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Center for Children’s Healthy Lifestyles & Nutrition


Weighing In sits within the Center for Children’s Healthy Lifestyles & Nutrition (CHLN), which serves as  leader in the local, regional, national and international movement to prevent and treat childhood obesity and to foster healthy lifestyles. The Center for Children’s Healthy Lifestyles & Nutrition’s primary goal is to contribution new knowledge regarding pediatric healthy lifestyles, ranging in scope from its biological origins to its societal impact. Current studies are exploring physiology, cognition, behavior, and nutrition as it relates to obesity as well as physical activity and diabetes management interventions. We also contribute to the development and analysis of public policy pertaining to pediatric obesity, community engagement, and leadership regarding education related to healthy lifestyles in children and families. We are committed to reaching all children in our area, especially those in underserved, ethnic minority, low-income communities.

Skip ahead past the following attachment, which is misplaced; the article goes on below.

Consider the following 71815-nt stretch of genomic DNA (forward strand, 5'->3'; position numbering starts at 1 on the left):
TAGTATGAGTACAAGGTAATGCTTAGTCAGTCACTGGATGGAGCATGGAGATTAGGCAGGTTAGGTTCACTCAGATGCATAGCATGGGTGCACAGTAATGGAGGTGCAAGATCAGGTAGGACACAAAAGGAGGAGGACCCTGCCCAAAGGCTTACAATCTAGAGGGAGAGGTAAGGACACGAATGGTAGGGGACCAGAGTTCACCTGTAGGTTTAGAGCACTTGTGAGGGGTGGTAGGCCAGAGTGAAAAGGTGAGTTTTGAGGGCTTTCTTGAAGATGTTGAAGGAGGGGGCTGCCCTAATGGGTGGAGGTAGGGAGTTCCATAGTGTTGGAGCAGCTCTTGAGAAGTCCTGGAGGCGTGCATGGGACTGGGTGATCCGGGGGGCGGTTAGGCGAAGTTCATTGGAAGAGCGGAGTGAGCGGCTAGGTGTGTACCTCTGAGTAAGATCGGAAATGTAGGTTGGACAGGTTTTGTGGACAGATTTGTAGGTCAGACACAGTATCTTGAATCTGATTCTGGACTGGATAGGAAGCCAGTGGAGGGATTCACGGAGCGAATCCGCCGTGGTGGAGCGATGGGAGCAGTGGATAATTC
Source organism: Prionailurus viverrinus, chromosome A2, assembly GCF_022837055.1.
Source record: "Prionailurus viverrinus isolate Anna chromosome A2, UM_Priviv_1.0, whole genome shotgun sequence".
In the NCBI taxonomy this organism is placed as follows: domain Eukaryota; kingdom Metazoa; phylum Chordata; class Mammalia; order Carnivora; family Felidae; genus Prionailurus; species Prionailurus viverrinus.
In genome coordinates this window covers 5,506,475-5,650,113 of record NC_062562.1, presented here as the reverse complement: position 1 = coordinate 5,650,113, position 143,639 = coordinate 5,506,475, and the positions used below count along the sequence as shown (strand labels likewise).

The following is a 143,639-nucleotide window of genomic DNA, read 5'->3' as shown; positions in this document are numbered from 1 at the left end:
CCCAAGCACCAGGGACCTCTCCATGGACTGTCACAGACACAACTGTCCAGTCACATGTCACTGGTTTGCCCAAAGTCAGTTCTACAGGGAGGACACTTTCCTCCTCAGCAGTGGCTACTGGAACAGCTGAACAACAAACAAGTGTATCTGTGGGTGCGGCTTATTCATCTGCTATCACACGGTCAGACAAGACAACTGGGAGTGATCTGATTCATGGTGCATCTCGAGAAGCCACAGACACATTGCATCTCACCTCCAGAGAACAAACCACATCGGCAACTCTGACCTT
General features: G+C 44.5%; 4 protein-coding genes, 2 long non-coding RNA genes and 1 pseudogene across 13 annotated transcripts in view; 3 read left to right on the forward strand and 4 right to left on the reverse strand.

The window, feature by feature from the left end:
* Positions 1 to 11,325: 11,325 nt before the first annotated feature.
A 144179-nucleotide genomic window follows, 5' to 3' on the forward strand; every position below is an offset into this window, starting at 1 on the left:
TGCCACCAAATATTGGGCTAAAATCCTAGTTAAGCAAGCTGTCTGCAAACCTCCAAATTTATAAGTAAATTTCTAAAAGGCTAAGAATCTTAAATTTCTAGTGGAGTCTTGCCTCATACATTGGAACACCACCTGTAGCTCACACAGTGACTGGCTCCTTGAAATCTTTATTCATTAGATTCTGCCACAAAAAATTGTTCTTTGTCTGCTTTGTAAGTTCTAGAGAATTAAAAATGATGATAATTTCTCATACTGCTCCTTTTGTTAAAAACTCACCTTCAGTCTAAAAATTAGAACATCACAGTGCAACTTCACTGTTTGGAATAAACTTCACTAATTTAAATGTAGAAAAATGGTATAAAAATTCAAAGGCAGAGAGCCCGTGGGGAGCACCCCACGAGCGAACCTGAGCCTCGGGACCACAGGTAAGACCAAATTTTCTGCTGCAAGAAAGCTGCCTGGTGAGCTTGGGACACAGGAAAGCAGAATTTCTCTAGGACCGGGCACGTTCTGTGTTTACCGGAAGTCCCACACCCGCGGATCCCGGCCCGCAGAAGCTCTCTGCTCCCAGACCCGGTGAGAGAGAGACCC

Adherence With Multiple National Healthy Lifestyle Recommendations in a Large Pediatric Center Electronic Health Record and Reduced Risk of Obesity


Children’s Mercy has incorporated the Fit-Tastic! Assessment and Plan components of the Healthy Lifestyles Initiative framework into primary care/well child checks for children ages 2 to 18 years old. The Weighing In and Children's Mercy team has recently completed an analysis of the data collected from the assessment to understand prevalence of achieving the 12345 Fit-Tastic! behaviors as well as the association of the 12345 Fit-Tastic! behaviors with child obesity.  A total of 24,255 children, whose parent/caregiver completed the assessment, were included in the analysis. This study is the first evaluation of its kind to examine multiple behaviors related to obesity, as assessed in an electronic health record, with a large data set. Check out Weighing In’s very own Dr. Robin Shook talking about the study in this video!